You are currently viewing The Info An Attorney Needs If You Were Bitten By A Dog

The Info An Attorney Needs If You Were Bitten By A Dog

If you were bitten by a dog in Texas and you intend to seek legal representation, an attorney would require various pieces of information to build a case and advocate on your behalf. Here’s a list of information and documentation you should gather and provide to your attorney according to a dog bite lawyer with our friends at the Brandy Austin Law Firm

1. Details of the Incident: Provide a detailed account of the incident, including the date, time, and location of the dog bite. Be prepared to describe how the incident occurred and any circumstances leading up to the attack. 

2. Contact Information: Share your contact information, as well as the contact information of any witnesses who were present during the dog bite incident. Witnesses can provide valuable statements to support your case. 

3. Medical Records: Provide your attorney with all relevant medical records related to the dog bite, including hospital records, emergency room reports, doctor’s notes, and bills. This information will help establish the extent of your injuries and medical treatment. 

4. Photographs: If possible, provide photographs of your injuries, both immediately after the attack and as they progressed during your recovery. Photographs can serve as visual evidence of the severity of your injuries. 

5. Information about the Dog Owner: If known, provide the name and contact information of the dog owner. Your attorney will need to contact the dog owner and potentially investigate the dog’s history. 

6. Dog Information: Share any information about the dog involved, such as its breed, history of aggressive behavior, and whether it was on a leash or under control when the incident occurred. These facts can help prove if the owner was negligent. 

7. Police or Animal Control Reports: If law enforcement or animal control responded to the incident, provide copies of any incident reports or statements from officers or animal control officers. This provides an outside professional opinion of the incident.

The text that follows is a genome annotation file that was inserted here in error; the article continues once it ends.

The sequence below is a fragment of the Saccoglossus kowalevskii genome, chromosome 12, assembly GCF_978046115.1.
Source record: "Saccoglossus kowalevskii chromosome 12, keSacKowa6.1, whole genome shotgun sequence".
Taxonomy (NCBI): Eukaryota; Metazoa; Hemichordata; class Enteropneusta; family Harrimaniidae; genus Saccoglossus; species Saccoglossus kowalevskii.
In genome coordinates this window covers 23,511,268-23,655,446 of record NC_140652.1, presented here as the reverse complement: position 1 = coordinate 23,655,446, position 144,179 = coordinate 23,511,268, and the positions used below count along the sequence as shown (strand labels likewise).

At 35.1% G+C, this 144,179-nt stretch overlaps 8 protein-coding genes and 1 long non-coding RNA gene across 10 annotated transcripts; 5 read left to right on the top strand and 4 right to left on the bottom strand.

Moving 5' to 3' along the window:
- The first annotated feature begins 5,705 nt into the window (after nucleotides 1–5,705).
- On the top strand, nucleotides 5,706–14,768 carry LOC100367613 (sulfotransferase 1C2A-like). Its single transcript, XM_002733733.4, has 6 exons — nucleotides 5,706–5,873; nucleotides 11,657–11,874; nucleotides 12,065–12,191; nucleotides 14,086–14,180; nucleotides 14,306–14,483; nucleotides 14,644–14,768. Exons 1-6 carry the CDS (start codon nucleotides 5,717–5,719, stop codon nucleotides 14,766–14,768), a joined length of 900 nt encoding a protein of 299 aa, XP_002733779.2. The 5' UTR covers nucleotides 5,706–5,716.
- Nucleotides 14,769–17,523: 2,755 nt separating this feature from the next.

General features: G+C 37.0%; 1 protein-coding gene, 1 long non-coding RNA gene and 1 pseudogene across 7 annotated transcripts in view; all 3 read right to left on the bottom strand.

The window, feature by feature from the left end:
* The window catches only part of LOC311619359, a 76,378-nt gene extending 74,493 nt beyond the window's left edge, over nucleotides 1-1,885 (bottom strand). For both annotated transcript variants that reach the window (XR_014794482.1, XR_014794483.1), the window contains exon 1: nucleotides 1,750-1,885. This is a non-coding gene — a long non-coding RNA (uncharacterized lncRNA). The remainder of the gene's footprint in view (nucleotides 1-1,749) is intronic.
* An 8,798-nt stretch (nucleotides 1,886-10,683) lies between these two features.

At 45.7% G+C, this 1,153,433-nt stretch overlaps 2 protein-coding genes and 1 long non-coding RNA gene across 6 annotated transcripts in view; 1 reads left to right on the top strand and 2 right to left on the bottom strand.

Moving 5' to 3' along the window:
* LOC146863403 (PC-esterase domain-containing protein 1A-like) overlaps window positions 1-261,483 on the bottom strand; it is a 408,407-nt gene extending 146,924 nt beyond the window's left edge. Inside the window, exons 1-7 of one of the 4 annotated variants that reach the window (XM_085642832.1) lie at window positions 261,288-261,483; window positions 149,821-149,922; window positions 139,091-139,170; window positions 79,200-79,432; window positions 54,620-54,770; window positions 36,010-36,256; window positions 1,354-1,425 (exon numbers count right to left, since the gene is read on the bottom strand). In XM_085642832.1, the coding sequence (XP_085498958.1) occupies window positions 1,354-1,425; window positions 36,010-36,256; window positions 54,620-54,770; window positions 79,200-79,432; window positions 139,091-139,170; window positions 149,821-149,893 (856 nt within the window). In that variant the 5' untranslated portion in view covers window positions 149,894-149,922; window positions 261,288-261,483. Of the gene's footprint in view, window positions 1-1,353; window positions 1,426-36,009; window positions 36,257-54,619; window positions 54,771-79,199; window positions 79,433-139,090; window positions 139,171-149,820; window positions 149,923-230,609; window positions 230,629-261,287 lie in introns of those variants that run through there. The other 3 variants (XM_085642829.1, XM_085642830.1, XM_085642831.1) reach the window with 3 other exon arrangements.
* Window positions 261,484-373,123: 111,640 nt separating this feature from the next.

8. Insurance Information: If the dog owner has insurance, provide the insurance company’s name and policy information, as this might be the source of compensation for your injuries. If they do not have insurance, then the source of your compensation may just be them as an individual. 

9. Evidence Preservation: If you have any physical evidence related to the incident, such as torn clothing or the leash used to control the dog, preserve and provide these items to your attorney. 

10. Witness Statements: If there were witnesses to the incident, collect statements from them regarding what they saw. Your attorney may need to interview these witnesses to gain any extra information.

11. Your Account of the Injuries: Be prepared to explain the physical and emotional impact of the dog bite on your life. This can include pain and suffering, emotional distress, lost wages, and any other damages. 

12. Communication Records: Provide any correspondence, such as emails or letters, with the dog owner or their insurance company regarding the incident. 

It’s important to consult with an attorney experienced in personal injury and dog bite cases in Texas. They will use this information to evaluate your case, determine liability, and help you pursue compensation for your injuries. Additionally, remember that Texas law related to dog bites can vary, so legal counsel is essential for navigating the legal process effectively.